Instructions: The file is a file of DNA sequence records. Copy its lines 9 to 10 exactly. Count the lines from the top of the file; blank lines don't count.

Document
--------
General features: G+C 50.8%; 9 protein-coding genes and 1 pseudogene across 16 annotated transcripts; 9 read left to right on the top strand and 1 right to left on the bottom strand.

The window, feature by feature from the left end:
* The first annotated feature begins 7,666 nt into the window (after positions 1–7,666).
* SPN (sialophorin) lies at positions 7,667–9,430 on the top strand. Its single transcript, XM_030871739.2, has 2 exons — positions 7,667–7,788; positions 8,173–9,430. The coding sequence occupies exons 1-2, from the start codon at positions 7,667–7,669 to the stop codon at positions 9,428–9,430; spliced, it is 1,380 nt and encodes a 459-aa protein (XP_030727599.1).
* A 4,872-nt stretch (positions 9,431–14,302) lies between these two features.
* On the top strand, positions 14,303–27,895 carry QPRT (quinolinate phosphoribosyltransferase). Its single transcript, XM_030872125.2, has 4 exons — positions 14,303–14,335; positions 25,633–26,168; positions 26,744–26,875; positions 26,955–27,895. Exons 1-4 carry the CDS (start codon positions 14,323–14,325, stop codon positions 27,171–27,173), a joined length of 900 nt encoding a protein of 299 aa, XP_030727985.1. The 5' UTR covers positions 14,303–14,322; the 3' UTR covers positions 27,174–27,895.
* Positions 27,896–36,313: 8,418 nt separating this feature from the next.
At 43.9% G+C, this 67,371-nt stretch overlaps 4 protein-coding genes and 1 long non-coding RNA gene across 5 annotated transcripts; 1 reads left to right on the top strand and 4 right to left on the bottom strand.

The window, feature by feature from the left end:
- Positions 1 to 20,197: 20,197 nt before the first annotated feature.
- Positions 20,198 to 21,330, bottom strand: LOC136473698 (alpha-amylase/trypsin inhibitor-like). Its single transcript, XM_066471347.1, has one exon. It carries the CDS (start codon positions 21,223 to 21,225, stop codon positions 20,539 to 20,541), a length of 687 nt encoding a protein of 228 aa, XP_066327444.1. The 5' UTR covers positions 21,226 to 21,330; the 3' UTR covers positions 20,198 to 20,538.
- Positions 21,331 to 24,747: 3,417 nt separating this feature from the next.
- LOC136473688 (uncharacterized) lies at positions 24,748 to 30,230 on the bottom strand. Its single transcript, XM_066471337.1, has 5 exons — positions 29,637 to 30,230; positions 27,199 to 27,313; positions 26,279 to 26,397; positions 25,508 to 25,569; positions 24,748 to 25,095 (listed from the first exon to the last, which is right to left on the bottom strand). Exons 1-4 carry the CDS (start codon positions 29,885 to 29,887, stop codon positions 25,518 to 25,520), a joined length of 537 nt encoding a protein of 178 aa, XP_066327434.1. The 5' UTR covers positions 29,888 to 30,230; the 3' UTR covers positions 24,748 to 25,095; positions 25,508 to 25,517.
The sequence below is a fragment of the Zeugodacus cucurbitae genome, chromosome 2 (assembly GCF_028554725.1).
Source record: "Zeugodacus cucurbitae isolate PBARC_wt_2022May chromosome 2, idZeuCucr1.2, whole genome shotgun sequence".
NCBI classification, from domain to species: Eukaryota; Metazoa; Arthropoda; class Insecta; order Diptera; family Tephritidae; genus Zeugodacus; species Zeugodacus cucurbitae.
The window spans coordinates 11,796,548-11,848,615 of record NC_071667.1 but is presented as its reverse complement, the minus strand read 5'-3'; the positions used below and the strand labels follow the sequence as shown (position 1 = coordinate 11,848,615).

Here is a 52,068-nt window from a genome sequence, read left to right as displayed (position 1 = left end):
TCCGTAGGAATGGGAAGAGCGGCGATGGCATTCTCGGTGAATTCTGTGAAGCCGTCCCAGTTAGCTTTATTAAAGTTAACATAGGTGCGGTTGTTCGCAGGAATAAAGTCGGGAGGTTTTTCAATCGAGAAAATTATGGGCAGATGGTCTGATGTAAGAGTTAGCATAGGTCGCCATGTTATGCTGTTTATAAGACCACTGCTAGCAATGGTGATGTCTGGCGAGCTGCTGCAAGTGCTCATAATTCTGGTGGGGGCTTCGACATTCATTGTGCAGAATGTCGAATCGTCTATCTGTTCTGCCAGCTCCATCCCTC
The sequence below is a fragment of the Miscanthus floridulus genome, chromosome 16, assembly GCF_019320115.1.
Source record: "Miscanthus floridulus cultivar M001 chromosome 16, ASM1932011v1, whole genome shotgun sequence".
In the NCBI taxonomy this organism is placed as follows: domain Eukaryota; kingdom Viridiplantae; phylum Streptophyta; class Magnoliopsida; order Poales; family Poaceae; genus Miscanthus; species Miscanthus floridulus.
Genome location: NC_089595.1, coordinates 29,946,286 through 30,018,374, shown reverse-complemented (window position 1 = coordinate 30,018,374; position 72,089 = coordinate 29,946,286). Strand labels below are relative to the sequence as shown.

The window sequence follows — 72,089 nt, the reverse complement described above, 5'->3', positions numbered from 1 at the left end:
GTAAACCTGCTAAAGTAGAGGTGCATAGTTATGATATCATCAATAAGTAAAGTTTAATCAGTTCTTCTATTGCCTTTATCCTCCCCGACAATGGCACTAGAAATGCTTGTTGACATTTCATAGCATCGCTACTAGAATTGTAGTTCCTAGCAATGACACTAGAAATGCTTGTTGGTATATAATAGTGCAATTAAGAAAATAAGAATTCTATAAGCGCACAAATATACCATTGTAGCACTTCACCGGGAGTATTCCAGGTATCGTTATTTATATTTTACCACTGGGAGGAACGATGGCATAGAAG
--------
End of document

The window, feature by feature from the left end:
- Positions 1 to 20,197: 20,197 nt before the first annotated feature.